by PETER GRACE
AUCKLAND — Takapuna parishioner Maurice Boland was honoured with a papal knighthood at St Joseph’s church, Takapuna, on April 21.
Mr Boland was chairman of the World Youth Day committee in Auckland, which organised activities for young people before WYD in Sydney 2008.
He told NZ Catholic that he thought his investiture, with the Order of St Gregory the Great, was for more than just that involvement.
“I think it’s mainly being involved with the Church from a very early age, and having consistent faith throughout,” he said.
He said his mother taught her children to say the Rosary every night during the month of May.
Mr Boland was born in Christchurch in 1933 and educated at St Bede’s College. He was involved with Young Catholic Students and represented the college in rugby, athletics, tennis and swimming.
His Church involvement since then has included the Catholic Youth Movement, Marist rugby, the Christian Family Movement and the St Bede’s College Old Boy’s Association.
He and his wife, Helen, had been parishioners at Takapuna for 45 years, Mr Boland said,
although he still has some allegiance to Canterbury.
“When North Harbour beat Canterbury for the Ranfurly Shield a couple of years ago, I was asked who did I back. . . . I said I backed Canterbury for the first half, and North Harbour for the second half!”
He continued his service for education in Auckland, with work for St Joseph’s Primary School and Rosmini College in Takapuna, and as diocesan project chairman for the establishment of Stella Maris Primary School at Silverdale, and the future secondary school there.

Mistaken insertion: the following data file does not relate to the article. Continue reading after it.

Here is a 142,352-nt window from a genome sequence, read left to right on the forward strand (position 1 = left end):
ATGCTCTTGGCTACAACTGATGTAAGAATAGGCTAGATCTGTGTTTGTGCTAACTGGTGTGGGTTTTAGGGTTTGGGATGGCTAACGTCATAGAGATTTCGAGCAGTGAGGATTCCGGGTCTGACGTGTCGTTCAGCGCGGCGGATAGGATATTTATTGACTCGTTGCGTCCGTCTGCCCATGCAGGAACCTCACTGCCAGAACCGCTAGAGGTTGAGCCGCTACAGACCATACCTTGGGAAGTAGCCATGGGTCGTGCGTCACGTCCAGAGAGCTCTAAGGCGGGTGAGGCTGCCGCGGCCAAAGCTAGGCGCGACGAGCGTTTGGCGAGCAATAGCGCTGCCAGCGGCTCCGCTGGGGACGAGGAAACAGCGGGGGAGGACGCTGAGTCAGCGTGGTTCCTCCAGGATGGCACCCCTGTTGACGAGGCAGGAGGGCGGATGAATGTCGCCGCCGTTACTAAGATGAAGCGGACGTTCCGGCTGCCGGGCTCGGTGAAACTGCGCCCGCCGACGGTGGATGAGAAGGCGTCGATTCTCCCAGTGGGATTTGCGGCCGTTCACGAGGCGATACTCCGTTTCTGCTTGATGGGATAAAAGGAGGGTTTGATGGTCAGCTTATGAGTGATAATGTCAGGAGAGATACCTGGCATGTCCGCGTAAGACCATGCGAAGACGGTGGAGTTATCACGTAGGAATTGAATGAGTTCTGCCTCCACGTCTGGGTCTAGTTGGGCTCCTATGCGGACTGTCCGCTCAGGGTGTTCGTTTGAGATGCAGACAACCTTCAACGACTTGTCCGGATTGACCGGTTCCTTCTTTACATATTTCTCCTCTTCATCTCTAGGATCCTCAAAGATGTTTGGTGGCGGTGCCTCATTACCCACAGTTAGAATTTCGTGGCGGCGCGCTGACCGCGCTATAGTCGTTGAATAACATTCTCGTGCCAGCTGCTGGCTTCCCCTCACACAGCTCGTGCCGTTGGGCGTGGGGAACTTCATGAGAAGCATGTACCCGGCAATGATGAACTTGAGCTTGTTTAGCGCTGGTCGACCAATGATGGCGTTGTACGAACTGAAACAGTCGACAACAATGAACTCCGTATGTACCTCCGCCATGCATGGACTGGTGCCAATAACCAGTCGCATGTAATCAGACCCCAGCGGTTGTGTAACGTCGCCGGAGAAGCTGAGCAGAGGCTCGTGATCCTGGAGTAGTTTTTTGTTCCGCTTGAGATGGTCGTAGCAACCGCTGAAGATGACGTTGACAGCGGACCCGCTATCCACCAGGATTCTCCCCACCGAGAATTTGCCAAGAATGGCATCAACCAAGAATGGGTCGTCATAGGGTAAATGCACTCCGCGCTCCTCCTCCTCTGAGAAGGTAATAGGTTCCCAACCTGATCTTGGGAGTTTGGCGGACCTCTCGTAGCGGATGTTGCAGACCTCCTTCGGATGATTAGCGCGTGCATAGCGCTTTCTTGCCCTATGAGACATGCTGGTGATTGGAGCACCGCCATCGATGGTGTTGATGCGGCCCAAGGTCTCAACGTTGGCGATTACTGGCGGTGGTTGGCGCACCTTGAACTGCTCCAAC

Other Auckland diocese roles have included the administration board, finance and property committees, St Columba Centre, Holy Cross Seminary and the Catholic Caring Foundation. He facilitated the journey of the reliquary of St Therese to New Zealand and was MC for the Little Sisters of the Poor on the occasion of the canonisation of their founder.
With respect to the award, Mr Boland said it was very humbling. “You wonder if you deserve it,” he said. “But I have had a lot of cards and emails, and bouquets and flowers have arrived,” he said.
Mr Boland was diagnosed with cancer last June. He said that news made him wonder if he would weaken in his faith. “My faith was enhanced; my faith in people was more apparent; and their generosity of prayers and support, Catholic or non-Catholic, was greatly appreciated.”
At his investiture, Mr Boland acknowledged another stalwart of the diocese, Geoff Ricketts, who is also to receive a papal knighthood.
Mr and Mrs Boland have six children and 15 grandchildren.
by PETER GRACE